Clinical Course of a Unique Case of Allgrove Syndrome and Challenges of Hypoglycemia Management

Chang Lu, Ting A. Lee, Debra H. Pan, Elaine M. Pereira, Ping Zhou

Research output: Contribution to journalArticlepeer-review


Objective: Allgrove syndrome (AS), also known as triple-A syndrome, is a rare disorder characterized by alacrima, achalasia, adrenal insufficiency, and other manifestations such as problems related to growth, puberty, and neuropsychological development. Although the genetics of this disorder have been studied extensively in recent decades, clinical information is still lacking. Methods: We present a unique case of AS from which we have gained significant insight into its clinical course, especially the management of hypoglycemia. Results: The patient initially presented with altered mental status at age 3 which was found to be due to hypoglycemia. Laboratory values confirmed primary adrenal insufficiency with isolated glucocorticoid deficiency. With additional history of alacrima, a genetic test was obtained which confirmed the diagnosis of AS. For over 10 years, we have been following her growth, puberty, and development. We experienced some challenges in managing her hypoglycemia initially. Certain metabolic effects of steroid overdose were noted. To resolve this problem, we found dextrose supplementation quite effective. Conclusion: The rarity and isolated glucocorticoid deficiency of AS pose clinical challenges for initial diagnosis. Hypoglycemia associated with alacrima should alert the suspicion of AS. Management of hypoglycemia in AS is complicated by achalasia and may benefit from incorporation of both glucocorticoid and dextrose supplementation to prevent side effects of steroid overdose.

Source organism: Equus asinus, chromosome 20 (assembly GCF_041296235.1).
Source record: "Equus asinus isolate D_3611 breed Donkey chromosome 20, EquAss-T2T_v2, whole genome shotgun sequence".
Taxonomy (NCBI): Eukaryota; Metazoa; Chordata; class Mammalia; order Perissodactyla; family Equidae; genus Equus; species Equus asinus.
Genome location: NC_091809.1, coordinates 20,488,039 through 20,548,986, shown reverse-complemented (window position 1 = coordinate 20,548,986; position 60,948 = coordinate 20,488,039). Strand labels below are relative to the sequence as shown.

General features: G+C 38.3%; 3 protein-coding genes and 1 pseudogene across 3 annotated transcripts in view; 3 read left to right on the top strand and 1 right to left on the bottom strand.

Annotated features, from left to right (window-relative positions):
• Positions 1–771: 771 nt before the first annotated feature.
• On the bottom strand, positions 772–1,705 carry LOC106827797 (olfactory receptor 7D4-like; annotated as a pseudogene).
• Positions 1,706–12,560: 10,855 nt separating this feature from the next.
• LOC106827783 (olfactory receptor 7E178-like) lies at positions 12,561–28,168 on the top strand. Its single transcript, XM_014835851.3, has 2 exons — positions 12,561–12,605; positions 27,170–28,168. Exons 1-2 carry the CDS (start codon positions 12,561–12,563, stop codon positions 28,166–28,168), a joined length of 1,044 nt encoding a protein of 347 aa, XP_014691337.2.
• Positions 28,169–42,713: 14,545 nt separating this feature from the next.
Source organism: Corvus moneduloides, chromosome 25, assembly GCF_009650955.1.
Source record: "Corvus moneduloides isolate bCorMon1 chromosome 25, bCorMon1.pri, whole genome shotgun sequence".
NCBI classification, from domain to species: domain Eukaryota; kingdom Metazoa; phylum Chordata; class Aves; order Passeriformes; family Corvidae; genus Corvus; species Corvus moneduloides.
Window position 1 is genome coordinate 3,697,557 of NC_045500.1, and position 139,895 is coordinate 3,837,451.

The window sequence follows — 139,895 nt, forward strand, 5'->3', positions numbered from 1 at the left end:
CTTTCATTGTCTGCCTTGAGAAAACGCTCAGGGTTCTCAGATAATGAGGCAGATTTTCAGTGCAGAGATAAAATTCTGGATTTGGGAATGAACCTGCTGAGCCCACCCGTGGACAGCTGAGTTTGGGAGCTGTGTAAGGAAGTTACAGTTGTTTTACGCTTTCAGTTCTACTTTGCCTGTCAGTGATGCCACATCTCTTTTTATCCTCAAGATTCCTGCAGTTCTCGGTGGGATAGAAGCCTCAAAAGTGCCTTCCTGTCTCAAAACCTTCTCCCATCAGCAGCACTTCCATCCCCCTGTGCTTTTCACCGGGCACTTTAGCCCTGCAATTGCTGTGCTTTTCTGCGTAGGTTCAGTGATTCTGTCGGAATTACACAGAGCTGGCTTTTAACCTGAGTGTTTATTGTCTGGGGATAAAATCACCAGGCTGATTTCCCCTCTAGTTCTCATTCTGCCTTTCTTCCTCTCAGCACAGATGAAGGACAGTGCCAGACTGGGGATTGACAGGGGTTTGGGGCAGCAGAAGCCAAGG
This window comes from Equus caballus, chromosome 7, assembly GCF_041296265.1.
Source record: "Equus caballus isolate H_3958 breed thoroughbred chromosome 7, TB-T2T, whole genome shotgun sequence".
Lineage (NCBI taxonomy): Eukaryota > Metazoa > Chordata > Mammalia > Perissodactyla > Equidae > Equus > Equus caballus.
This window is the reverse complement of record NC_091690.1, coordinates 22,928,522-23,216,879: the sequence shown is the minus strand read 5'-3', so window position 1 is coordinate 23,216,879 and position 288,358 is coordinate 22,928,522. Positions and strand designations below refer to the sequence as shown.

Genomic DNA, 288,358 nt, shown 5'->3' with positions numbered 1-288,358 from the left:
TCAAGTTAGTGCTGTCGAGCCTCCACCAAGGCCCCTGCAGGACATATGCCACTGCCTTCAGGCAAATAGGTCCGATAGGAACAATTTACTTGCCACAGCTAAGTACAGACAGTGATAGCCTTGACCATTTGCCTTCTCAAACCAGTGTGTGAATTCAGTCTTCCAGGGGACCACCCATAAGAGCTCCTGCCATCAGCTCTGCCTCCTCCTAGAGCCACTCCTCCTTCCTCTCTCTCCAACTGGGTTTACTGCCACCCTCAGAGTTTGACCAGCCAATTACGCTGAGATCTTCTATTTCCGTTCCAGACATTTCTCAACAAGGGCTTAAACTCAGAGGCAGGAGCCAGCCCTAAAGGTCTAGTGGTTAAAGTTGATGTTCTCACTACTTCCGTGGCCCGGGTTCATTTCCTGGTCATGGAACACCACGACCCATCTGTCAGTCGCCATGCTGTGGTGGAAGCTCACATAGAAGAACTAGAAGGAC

Original languageEnglish (US)
Pages (from-to)e357-e361
JournalAACE Clinical Case Reports
Issue number6
StatePublished - Nov 1 2019

ASJC Scopus subject areas

  • Endocrinology, Diabetes and Metabolism


Dive into the research topics of 'Clinical Course of a Unique Case of Allgrove Syndrome and Challenges of Hypoglycemia Management'. Together they form a unique fingerprint.

Cite this